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I have an AP at home and I'm trying to secure it as much as I can. I found an bug by accident. My AP has 3 ports opened:

  • 22/ssh
  • 53/dns
  • 8081/blackice - icecap

What I found is that my port 8081 is running the lighttpd software for accessing the AP remotely. It wouldn't be anything special, but actually I did an nmap scan and lighttpd is version 1.4.31 which is an insecure version of lighttpd software, because of one specific bug CVE-2013-4559:

I would like to update this software but the AP is not mine. It belongs to my ISP (small local ISP) and he told me that there is no risk at all and he won't update it, at least for now.

Also, he told me that if I'll be able to get the access to it the way that I found in this bug report, he will update the software and I'll get the free month. Well, as you may know from my earlier questions I have a school project and what I'm trying to do is to get the best security on my local network. And actually, if I can get a free month for backdooring my AP and learn something new it would be even better for me.

So, my question is... does anyone know how can I actually get the access from this bug? Because I have no idea how to make this type of backdoor.

I have an access to the AP from my local network. That AP is actually AP+Router and it's also my gateway to ISP so I can't get access from the other side of the network. OS that is running on AP is (if it's needed):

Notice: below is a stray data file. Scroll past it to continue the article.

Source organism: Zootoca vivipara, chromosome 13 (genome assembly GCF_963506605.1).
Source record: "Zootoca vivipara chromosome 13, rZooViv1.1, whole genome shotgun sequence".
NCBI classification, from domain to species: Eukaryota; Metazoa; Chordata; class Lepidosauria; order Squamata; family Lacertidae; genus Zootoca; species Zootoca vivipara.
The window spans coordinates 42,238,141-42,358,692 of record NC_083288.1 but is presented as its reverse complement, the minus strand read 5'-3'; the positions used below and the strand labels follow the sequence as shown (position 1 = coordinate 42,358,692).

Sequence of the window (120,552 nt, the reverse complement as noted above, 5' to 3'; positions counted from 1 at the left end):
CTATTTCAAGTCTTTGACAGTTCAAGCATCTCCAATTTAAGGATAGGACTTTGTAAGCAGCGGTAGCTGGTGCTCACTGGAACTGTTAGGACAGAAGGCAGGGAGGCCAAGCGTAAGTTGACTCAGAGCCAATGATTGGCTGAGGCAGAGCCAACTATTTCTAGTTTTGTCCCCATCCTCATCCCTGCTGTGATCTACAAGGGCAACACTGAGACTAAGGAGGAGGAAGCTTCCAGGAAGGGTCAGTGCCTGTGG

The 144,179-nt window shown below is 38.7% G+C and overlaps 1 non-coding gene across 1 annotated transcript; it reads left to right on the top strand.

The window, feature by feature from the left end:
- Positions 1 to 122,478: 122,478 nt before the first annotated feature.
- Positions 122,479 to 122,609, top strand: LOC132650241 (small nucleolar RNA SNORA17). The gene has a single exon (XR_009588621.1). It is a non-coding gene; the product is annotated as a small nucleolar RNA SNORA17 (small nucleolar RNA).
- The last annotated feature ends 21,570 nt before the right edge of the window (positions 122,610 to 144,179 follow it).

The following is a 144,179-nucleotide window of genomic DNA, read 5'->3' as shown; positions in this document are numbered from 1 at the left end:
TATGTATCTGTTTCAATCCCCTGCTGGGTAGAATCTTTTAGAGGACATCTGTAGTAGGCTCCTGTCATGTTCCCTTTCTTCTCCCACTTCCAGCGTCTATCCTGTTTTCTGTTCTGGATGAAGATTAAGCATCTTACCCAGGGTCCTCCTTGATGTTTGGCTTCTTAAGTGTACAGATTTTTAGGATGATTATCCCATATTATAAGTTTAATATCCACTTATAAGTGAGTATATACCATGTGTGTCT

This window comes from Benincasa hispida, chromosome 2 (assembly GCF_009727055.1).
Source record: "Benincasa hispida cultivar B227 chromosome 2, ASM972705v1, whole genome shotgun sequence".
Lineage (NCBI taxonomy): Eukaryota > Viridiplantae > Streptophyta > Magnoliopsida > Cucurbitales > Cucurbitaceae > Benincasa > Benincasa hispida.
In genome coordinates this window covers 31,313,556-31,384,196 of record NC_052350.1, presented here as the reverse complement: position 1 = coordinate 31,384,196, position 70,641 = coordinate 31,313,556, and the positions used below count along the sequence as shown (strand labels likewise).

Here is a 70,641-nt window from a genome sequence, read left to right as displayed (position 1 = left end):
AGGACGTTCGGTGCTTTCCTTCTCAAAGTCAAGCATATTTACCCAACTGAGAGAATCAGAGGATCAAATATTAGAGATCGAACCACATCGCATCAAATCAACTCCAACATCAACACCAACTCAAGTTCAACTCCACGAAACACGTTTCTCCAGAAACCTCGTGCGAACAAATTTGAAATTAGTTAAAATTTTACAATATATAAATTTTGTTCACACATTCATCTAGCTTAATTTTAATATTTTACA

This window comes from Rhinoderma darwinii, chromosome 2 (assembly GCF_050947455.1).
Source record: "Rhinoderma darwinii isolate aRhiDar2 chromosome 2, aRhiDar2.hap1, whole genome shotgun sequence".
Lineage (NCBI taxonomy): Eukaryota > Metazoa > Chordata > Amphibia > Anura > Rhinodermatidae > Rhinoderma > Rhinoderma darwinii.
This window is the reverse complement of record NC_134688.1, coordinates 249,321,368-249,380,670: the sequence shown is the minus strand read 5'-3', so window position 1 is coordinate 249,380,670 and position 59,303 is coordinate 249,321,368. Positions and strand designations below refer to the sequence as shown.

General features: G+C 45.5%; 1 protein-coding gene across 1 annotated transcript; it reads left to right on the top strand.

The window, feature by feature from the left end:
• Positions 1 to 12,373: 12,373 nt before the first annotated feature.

• Device type: general purpose
  • Running: Linux 2.6.X
  • OS CPE: cpe:/o:linux:linux_kernel:2.6
  • OS details: Linux 2.6.32 - 2.6.35
  • Network Distance: 1 hop
  • Service Info: OS: Linux; CPE: cpe:/o:linux:linux_kernel

Also, the AP is connected to my LAN and PoE. Thank you for your advise!

closed as off-topic by schroeder, Xander, TildalWave, Rory Alsop Nov 4 '14 at 15:48

This question appears to be off-topic. The users who voted to close gave this specific reason:

  • "Questions asking us to break the security of a specific system for you are off-topic unless they demonstrate an understanding of the concepts involved and clearly identify a specific problem." – schroeder, Xander, TildalWave, Rory Alsop
If this question can be reworded to fit the rules in the help center, please edit the question.

  • I'm not sure we can help you. There is no exploit for this, it has to be done manually in order to get the CGI scripts to crash. What we'd need is access to the scripts that the router is running. – schroeder Nov 3 '14 at 17:42
  • You mean like, you need a sample/copy of those files or you need to access it exactly on that router? – Dawid Zbiński Nov 3 '14 at 17:47
  • I mean that the problem can only be exploited by crashing the software being run, and we'd need access to that software to figure out how to crash it, and then to see if it can be manipulated into elevating access. – schroeder Nov 3 '14 at 17:48
  • Alright, I see the problem here. And I have one more question, just for sure I understand it correctly. in the CVE-2013-4559 there is something like: "which might cause lighttpd to run as root if it is restarted"... it means that we need to crash whole thing's software (wireless AP) or crash just the lighttpd software ? – Dawid Zbiński Nov 3 '14 at 17:53
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    Crash the lighttpd service. It looks like it might restart as root instead of www-user. – schroeder Nov 3 '14 at 18:00